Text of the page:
- Associated Press - Friday, October 31, 2014

GRAND ISLAND, Neb. (AP) - A recent study finds that Nebraskans spent more than $30 million in 2013 to get rid of about 885,000 tons of recyclable waste in landfills.

The waste could have been worth $86.5 million had the materials been recycled, The Grand Island Independent (https://bit.ly/1tIWObS ) reported. The study shows that it takes 10 people to recycle every 10,000 tons of waste compared to one person to dispose of it, meaning more recycling could create more jobs.

The report, funded by a Nebraska Department of Environmental Quality grant, is by the Joslyn Institute for Sustainable Communications, the Nebraska State Recycling Association and the University of Nebraska.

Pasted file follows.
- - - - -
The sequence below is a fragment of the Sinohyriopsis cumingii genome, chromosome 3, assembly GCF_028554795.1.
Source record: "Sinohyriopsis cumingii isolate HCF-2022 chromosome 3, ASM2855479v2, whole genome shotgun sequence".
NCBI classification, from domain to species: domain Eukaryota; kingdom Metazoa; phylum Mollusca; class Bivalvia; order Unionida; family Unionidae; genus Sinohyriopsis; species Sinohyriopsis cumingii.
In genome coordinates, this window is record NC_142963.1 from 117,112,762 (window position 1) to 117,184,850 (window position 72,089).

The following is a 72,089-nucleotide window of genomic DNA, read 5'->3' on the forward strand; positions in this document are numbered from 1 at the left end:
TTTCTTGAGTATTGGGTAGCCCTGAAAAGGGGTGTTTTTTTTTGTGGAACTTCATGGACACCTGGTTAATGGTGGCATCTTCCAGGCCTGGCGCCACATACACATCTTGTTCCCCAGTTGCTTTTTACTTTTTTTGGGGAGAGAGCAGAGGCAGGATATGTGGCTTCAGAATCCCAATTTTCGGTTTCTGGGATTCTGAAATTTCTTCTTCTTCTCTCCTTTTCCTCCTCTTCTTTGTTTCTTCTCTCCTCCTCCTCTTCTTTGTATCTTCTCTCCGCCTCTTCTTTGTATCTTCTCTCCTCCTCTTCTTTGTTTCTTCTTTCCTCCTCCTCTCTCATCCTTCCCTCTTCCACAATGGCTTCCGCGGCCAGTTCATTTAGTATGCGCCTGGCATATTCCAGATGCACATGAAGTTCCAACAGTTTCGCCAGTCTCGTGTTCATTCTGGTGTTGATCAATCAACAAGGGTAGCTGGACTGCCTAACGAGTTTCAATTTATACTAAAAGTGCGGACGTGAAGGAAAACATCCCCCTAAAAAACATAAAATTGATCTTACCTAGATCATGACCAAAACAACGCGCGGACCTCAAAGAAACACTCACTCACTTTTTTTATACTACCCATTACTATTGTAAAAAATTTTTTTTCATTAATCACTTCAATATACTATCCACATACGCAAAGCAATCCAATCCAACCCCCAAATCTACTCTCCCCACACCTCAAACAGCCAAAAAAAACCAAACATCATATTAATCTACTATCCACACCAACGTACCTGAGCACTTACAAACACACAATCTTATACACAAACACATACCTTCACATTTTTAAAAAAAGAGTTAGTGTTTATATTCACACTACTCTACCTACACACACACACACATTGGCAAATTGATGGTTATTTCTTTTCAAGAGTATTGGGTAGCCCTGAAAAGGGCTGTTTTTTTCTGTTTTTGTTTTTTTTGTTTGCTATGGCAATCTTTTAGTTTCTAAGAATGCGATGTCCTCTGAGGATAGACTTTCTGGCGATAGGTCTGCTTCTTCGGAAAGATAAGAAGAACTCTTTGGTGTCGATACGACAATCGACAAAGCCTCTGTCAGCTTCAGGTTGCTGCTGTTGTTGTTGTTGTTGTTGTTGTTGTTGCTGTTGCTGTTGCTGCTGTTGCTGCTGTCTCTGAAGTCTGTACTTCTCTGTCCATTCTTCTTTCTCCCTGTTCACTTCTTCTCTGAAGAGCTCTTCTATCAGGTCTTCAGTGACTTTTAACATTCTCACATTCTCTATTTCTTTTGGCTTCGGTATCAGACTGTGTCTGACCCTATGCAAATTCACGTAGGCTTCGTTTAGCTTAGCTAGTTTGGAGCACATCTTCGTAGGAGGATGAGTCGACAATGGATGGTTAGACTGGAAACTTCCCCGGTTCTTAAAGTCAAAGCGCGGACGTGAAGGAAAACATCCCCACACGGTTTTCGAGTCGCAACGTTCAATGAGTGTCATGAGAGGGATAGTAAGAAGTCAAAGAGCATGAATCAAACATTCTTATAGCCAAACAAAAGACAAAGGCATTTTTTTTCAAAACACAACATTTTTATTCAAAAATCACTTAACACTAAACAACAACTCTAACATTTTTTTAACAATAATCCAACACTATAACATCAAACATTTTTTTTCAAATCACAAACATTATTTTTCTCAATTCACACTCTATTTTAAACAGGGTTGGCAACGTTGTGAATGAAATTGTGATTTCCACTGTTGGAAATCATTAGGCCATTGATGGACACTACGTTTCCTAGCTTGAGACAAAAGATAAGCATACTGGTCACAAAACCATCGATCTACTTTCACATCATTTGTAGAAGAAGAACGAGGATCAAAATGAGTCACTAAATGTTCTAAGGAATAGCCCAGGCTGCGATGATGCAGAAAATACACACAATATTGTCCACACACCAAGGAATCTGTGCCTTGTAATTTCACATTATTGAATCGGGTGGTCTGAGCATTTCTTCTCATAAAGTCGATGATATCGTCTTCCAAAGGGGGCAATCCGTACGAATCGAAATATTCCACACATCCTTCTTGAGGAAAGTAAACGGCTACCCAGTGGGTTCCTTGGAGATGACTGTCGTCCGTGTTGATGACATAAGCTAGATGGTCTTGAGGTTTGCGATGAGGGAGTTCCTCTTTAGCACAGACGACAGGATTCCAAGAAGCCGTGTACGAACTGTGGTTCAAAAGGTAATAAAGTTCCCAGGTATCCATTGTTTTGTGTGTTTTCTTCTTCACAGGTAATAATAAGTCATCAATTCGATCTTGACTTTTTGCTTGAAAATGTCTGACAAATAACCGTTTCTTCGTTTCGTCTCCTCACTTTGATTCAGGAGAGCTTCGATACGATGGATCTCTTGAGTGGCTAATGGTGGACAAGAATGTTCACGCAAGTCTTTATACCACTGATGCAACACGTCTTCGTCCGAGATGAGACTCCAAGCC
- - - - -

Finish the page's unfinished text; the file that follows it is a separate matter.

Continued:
Lincoln’s recycling coordinator, Gene Hunlon, said the study focused on reusable materials found around a home, including cardboard, aluminum, newspaper and plastics.

“Everybody has access to waste collection services in the state, but not everybody has access to recycling services,” Hunlon said.

He said the goal of the study was “to try to get a better understanding of what is being recycled today, where we are at, and where are the gaps.”

The study found that most rural areas in the state don’t have access to recycling services.

“We have a long ways to go before we can say that we can recycle all that could be recycled,” said Mark DeKraai of the University of Nebraska Public Policy Center.

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Information from: The Grand Island Independent, https://www.theindependent.com


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